The United States Congress designated the Agassiz Wilderness (map
) in 1976 and it now has a total of 4,000 acres
All of this wilderness is located in Minnesota
and is managed by the Fish and Wildlife Service.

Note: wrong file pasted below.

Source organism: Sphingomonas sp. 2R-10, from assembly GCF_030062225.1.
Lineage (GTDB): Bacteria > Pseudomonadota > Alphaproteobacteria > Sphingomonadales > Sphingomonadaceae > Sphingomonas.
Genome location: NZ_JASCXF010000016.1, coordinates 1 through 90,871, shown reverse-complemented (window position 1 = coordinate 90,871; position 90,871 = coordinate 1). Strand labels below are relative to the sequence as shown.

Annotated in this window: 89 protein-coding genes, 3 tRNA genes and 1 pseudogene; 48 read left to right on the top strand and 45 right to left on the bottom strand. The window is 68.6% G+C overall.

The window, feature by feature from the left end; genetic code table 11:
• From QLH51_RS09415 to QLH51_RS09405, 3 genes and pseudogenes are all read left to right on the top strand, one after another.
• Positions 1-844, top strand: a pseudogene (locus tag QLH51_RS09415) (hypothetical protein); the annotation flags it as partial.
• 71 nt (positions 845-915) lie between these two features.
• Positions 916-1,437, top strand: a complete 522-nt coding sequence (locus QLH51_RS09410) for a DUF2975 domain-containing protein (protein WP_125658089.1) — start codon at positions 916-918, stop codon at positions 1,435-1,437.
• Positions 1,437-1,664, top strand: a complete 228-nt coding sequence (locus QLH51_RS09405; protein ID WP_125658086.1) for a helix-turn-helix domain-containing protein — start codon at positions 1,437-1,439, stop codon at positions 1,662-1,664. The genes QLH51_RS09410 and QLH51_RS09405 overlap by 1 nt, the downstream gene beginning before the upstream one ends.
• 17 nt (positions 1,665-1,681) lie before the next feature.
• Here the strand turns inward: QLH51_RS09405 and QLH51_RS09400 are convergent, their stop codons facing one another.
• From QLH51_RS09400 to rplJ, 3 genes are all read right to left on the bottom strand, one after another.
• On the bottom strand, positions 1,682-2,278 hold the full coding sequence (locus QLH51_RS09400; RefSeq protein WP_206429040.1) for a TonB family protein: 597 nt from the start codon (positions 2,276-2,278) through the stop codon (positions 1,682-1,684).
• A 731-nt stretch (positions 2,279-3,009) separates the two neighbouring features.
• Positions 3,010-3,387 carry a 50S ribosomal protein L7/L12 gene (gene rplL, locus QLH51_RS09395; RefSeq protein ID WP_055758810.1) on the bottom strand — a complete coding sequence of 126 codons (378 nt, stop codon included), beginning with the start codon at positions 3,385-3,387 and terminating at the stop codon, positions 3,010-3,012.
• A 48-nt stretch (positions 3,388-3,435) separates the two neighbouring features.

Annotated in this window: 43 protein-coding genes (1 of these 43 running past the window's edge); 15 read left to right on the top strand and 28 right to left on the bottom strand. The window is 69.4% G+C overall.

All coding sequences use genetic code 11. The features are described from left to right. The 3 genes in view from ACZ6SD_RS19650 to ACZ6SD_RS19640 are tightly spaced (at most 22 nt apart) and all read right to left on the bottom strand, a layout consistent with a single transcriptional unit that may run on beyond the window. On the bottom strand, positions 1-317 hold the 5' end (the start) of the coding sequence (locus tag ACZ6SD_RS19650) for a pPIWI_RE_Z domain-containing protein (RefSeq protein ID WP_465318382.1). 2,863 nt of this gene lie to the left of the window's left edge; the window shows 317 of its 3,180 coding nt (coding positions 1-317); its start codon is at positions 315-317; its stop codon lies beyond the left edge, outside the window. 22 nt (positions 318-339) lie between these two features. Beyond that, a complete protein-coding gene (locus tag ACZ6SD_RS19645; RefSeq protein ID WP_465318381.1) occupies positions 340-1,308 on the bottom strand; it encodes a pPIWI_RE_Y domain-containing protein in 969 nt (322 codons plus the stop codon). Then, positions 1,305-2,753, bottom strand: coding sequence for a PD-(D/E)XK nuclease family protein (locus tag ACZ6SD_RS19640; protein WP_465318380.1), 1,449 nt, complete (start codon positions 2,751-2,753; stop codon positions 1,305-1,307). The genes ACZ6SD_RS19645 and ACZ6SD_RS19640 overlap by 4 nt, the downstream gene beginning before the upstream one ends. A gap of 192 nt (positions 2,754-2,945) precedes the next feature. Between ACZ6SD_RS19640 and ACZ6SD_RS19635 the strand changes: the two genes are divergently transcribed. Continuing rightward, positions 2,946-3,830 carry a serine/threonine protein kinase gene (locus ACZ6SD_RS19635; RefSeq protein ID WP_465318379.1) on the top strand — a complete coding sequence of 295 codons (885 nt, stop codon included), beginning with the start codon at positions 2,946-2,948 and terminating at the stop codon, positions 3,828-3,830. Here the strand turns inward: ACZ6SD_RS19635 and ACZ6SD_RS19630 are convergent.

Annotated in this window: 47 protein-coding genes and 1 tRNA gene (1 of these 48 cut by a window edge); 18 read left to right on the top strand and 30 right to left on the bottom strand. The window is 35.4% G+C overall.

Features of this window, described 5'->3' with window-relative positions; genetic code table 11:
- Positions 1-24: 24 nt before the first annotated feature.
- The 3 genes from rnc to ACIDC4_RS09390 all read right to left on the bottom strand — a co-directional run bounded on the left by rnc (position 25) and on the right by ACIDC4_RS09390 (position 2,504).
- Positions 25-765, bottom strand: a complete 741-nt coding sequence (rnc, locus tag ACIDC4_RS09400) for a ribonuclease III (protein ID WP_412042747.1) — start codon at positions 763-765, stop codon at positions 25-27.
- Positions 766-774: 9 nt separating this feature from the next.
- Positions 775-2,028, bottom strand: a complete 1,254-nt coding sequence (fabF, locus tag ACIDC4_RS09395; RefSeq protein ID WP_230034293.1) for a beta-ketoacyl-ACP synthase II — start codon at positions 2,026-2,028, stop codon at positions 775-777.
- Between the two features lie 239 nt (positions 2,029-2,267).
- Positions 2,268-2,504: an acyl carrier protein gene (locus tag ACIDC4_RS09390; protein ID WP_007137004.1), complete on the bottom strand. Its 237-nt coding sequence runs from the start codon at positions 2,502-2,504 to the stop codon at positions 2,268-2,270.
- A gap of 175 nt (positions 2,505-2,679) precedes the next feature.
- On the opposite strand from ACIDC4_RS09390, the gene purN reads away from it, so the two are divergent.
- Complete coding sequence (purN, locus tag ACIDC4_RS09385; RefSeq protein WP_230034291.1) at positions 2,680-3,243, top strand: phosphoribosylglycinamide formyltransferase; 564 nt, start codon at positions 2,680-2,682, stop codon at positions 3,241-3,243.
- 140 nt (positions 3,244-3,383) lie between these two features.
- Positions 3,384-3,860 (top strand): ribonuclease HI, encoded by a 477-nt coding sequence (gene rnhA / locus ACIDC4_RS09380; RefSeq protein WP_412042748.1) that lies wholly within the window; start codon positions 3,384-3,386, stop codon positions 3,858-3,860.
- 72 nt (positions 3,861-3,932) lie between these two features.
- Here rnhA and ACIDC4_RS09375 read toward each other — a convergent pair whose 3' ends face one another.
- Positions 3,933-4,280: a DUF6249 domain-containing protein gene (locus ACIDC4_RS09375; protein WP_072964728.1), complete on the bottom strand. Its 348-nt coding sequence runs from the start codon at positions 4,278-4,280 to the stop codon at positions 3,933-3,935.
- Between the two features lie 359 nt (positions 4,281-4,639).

The Agassiz Wilderness lies within the 61,500-acre Agassiz National Wildlife Refuge. The Refuge is an important breeding and resting area for migratory birds with habitat management focusing on waterfowl, marsh, and grassland bird species. Two-thirds of the Refuge consists of wetland habitat. The Refuge lies in the aspen parkland transitional zone between the coniferous forests to the north and east and the prairie pothole region to the west and south. This rich diversity of habitats supports 300 bird species, 49 mammals, 12 amphibians, and 9 reptiles. Bird watching in spring is spectacular when ducks are in full breeding plumage, bald eagles are on their nests, and secretive marsh birds are singing from the cattails. Year round wildlife lovers can hope to catch a glimpse of gray wolves, moose, black bear, or bobcat. Hunters arrive in November to pursue white-tailed deer and grouse. Temperatures range from -47° to 108°F. "Flat" best describes Agassiz, where the terrain elevation rarely varies more than a foot per mile. The Wilderness sinks as low as 1,140 feet above sea level, then "soars" to 1,149 feet. Black spruce and tamarack tower over the soft, spongy forest floor where clusters of pitcher plants and lady slippers bloom. There are two natural boggy bodies of water-- Kuriko and Whiskey Lakes. The Whiskey Lake Trail is about two miles; waterproof boots are suggested. Camping is not allowed. If you want to pitch a tent, head for one of the two primitive state-managed campgrounds adjacent to Agassiz NWR.